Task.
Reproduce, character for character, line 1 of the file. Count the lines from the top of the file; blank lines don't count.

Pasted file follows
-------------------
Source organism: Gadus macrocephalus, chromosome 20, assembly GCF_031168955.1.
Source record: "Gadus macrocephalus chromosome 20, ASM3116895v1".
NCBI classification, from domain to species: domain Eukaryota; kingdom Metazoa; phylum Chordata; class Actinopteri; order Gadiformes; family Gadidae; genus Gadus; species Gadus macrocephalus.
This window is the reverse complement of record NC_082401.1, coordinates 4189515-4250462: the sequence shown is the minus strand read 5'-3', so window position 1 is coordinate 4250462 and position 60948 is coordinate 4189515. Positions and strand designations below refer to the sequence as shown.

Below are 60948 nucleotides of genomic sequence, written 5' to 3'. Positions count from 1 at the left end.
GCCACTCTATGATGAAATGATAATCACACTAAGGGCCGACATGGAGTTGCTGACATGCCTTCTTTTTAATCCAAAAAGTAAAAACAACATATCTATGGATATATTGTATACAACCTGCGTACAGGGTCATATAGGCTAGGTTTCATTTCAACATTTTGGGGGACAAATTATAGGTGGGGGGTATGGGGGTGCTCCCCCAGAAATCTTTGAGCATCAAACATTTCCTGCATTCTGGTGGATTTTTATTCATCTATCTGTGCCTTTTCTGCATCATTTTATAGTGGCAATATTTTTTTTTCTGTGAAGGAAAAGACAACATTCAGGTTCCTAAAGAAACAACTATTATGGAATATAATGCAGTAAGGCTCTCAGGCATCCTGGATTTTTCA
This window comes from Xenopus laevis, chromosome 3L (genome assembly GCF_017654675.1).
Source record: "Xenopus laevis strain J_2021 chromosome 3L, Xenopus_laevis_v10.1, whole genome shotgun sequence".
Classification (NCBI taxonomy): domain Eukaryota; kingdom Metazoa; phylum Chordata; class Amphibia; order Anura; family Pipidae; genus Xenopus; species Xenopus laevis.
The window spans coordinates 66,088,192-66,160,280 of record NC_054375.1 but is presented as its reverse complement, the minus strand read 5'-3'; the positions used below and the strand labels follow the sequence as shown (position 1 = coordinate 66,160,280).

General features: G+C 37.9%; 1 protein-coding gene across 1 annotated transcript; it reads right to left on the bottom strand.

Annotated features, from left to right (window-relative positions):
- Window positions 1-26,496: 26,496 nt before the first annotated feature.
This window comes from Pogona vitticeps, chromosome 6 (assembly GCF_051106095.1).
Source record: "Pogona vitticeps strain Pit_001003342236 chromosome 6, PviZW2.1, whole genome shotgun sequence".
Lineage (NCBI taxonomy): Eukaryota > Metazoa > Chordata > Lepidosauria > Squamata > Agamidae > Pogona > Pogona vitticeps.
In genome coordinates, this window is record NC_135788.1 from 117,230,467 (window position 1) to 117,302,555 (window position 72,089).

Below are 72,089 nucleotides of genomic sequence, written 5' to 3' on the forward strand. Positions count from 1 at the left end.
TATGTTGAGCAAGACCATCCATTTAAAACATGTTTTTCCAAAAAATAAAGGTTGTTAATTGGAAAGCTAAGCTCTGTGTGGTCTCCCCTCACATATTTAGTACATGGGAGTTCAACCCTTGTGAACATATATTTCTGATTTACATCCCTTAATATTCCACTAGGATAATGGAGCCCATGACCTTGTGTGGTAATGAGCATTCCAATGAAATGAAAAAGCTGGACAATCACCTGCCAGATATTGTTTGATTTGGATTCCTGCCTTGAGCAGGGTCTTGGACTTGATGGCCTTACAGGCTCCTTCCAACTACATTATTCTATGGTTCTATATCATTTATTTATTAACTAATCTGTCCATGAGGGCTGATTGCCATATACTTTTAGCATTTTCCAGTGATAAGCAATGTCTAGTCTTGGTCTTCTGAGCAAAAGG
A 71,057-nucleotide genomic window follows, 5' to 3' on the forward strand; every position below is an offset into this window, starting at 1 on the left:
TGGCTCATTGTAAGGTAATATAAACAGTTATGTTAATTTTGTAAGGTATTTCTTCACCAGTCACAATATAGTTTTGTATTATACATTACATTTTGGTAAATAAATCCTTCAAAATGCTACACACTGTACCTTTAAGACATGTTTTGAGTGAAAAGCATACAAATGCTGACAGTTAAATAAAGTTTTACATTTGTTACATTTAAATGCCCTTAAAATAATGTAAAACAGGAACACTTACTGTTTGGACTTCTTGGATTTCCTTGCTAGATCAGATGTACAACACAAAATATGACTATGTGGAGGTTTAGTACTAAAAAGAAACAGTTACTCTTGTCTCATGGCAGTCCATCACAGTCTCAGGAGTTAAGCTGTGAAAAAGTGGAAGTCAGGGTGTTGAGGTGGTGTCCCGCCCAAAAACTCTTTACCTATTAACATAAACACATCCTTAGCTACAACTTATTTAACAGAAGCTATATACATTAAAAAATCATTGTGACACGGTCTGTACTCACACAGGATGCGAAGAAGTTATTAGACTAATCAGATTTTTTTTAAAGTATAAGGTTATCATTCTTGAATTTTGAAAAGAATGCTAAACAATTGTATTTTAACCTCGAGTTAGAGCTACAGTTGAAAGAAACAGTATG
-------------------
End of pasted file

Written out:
Source organism: Gadus macrocephalus, chromosome 20, assembly GCF_031168955.1.